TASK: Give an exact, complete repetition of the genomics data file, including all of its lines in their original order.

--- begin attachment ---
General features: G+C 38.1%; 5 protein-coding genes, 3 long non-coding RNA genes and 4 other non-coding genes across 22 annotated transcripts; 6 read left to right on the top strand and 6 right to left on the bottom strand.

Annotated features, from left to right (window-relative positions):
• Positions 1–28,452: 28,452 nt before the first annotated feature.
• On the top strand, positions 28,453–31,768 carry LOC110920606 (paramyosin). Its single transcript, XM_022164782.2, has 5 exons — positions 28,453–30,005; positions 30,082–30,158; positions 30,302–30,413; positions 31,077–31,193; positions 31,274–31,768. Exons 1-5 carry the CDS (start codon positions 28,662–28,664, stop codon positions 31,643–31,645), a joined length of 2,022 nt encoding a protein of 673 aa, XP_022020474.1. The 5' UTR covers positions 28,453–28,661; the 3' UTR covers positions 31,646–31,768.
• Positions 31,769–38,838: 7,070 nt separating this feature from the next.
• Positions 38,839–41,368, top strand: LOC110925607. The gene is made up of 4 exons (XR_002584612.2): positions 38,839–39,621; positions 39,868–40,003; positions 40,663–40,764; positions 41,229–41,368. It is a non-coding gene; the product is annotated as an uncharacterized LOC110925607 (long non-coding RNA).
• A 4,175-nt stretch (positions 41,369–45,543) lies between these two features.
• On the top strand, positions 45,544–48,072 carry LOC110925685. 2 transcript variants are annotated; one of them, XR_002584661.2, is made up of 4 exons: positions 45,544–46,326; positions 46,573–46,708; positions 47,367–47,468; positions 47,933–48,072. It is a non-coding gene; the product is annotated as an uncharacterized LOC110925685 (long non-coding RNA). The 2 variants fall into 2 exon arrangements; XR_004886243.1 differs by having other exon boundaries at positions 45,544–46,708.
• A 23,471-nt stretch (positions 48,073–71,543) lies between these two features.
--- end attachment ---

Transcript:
General features: G+C 38.1%; 5 protein-coding genes, 3 long non-coding RNA genes and 4 other non-coding genes across 22 annotated transcripts; 6 read left to right on the top strand and 6 right to left on the bottom strand.

Annotated features, from left to right (window-relative positions):
• Positions 1–28,452: 28,452 nt before the first annotated feature.
• On the top strand, positions 28,453–31,768 carry LOC110920606 (paramyosin). Its single transcript, XM_022164782.2, has 5 exons — positions 28,453–30,005; positions 30,082–30,158; positions 30,302–30,413; positions 31,077–31,193; positions 31,274–31,768. Exons 1-5 carry the CDS (start codon positions 28,662–28,664, stop codon positions 31,643–31,645), a joined length of 2,022 nt encoding a protein of 673 aa, XP_022020474.1. The 5' UTR covers positions 28,453–28,661; the 3' UTR covers positions 31,646–31,768.
• Positions 31,769–38,838: 7,070 nt separating this feature from the next.
• Positions 38,839–41,368, top strand: LOC110925607. The gene is made up of 4 exons (XR_002584612.2): positions 38,839–39,621; positions 39,868–40,003; positions 40,663–40,764; positions 41,229–41,368. It is a non-coding gene; the product is annotated as an uncharacterized LOC110925607 (long non-coding RNA).
• A 4,175-nt stretch (positions 41,369–45,543) lies between these two features.
• On the top strand, positions 45,544–48,072 carry LOC110925685. 2 transcript variants are annotated; one of them, XR_002584661.2, is made up of 4 exons: positions 45,544–46,326; positions 46,573–46,708; positions 47,367–47,468; positions 47,933–48,072. It is a non-coding gene; the product is annotated as an uncharacterized LOC110925685 (long non-coding RNA). The 2 variants fall into 2 exon arrangements; XR_004886243.1 differs by having other exon boundaries at positions 45,544–46,708.
• A 23,471-nt stretch (positions 48,073–71,543) lies between these two features.